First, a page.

On a chilly February morning in 1922, William Desmond Taylor was found lying dead on the floor of his Hollywood home with a .38 caliber bullet lodged in his guts.
His murder shocked the film industry. After all, everyone loved Taylor. A clean-shaven 48-year old with neat gray hair, a prominent nose and soft eyes, he carried himself with studied poise and dignity, always dressed in monochrome grays and tans with never a hair out of place. Unlike his more flamboyant colleagues in Hollywood, Taylor was the soul of discretion: highly reserved and private, he was also genteel and kind, with a manner that often put others at ease. While he rarely talked about his past—all he would ever say is that he had known “great sadness” in his life—no one seemed to mind. As an ardent public defender of the movies and genuinely nice human being–a rarity in the cutthroat world of Hollywood–Taylor was one of the most respected figures in the film industry. Why on earth would anyone kill him, and who would have the nerve to do such a thing?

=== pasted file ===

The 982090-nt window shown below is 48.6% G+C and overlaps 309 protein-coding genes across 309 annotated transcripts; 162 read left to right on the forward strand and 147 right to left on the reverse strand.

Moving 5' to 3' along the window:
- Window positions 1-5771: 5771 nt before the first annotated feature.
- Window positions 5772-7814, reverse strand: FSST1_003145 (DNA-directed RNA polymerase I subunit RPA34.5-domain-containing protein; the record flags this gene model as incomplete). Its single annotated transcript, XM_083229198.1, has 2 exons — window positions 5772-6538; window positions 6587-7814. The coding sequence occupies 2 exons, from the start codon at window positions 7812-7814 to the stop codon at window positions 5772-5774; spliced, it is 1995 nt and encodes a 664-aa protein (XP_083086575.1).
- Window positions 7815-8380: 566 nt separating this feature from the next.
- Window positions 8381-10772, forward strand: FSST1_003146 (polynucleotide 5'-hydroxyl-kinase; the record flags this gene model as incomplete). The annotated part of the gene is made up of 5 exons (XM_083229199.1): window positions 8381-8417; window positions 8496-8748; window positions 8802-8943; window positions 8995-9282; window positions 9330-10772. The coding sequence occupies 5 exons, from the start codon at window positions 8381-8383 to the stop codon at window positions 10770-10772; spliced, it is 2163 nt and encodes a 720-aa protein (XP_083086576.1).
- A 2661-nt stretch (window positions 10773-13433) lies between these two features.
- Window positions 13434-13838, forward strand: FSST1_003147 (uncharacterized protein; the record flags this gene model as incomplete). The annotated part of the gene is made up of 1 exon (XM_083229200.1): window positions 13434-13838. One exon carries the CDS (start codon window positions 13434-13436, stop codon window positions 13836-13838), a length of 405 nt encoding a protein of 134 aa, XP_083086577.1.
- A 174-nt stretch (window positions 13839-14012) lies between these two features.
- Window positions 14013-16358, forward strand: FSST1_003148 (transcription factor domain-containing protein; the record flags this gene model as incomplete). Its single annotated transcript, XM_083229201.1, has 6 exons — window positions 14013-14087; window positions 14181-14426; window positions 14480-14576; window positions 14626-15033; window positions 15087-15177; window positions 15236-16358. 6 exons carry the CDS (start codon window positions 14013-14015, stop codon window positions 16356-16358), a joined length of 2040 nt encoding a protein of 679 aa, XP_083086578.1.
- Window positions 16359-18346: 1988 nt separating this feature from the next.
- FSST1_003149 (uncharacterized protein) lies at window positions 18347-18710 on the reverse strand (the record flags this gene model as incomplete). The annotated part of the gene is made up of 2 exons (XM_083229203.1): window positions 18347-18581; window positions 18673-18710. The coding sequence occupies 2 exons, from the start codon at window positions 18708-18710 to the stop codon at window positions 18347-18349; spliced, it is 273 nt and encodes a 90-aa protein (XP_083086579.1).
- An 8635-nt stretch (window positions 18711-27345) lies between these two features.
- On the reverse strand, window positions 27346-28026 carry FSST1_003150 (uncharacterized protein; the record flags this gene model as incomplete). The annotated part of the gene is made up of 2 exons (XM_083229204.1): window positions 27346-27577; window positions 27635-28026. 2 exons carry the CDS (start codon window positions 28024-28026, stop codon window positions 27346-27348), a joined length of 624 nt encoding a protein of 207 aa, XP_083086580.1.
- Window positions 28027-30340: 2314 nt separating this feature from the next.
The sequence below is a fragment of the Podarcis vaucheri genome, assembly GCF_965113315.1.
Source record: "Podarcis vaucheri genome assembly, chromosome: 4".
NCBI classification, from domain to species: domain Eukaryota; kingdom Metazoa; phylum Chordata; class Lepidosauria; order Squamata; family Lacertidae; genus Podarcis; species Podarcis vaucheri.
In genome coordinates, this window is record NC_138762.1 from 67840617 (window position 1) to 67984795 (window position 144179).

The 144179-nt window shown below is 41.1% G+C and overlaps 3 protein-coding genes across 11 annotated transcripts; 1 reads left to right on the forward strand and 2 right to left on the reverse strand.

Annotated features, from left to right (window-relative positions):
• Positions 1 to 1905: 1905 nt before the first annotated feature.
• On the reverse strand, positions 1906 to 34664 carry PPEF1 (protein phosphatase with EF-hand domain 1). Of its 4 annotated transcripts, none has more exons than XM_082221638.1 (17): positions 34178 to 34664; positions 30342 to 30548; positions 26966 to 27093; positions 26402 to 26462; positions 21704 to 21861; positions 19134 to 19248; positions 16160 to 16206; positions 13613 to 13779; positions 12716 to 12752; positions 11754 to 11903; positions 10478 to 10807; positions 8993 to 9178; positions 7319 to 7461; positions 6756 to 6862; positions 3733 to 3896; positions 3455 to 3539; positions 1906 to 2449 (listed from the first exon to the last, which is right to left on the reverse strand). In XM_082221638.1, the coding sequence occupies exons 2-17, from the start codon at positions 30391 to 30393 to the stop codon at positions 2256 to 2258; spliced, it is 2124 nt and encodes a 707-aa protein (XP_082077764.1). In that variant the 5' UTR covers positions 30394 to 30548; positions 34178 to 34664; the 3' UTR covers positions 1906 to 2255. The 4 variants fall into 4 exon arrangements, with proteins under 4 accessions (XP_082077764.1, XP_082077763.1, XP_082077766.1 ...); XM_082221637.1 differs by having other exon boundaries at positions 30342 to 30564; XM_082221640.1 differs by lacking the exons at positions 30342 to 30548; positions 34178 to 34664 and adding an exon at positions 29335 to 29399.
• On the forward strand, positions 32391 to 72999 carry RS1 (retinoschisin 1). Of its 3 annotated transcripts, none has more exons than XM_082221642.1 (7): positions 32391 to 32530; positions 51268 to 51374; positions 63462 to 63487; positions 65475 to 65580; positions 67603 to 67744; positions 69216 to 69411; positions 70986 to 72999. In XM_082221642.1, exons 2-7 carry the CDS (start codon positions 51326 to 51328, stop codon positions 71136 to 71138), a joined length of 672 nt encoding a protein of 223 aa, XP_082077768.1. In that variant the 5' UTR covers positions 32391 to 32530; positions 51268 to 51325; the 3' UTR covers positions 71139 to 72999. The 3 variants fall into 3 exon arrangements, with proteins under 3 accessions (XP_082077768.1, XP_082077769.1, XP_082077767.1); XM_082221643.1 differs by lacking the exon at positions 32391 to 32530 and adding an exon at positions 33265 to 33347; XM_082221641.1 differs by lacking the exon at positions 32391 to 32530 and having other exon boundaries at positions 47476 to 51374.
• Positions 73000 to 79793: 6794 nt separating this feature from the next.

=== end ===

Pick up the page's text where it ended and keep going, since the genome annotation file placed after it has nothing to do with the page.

These are some of the questions William J. Mann tries to answer in his Edgar-nominated true crime book, Tinseltown: Murder, Morphine, and Madness at the Dawn of Hollywood (HarperCollins, 2014). While taking the reader through the twist and turns of the Taylor investigation—an intricate mess involving Hollywood drug rings, desperate con men, secret gay bars, lovesick underage movie stars, and flagrantly mishandled evidence—Mann tells another story: that of early, Pre-Code Hollywood struggling for its life against a rising tide of censorship.